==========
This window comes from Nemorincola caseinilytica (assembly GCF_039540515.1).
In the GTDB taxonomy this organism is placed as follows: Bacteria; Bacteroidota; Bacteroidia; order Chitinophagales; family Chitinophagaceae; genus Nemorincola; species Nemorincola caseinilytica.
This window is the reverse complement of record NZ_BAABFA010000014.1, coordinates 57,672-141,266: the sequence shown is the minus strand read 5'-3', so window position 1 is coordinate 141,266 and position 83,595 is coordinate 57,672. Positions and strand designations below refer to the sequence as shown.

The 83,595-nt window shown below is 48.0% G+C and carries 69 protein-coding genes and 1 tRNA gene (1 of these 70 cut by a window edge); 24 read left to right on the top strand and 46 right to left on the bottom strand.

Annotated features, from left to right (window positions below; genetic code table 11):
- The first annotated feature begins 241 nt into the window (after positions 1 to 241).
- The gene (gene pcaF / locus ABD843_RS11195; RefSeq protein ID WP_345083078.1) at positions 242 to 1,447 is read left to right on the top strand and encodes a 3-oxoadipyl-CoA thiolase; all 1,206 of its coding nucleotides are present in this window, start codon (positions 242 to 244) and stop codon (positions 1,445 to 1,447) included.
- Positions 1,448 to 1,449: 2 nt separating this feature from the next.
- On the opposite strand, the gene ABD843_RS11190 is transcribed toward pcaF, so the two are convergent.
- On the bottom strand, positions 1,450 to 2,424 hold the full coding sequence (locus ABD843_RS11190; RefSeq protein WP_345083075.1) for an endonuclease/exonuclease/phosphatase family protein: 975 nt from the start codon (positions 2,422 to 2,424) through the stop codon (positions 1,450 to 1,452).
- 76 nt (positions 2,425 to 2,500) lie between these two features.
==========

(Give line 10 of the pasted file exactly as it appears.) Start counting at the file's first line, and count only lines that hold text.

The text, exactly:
- On the bottom strand, positions 1,450 to 2,424 hold the full coding sequence (locus ABD843_RS11190; RefSeq protein WP_345083075.1) for an endonuclease/exonuclease/phosphatase family protein: 975 nt from the start codon (positions 2,422 to 2,424) through the stop codon (positions 1,450 to 1,452).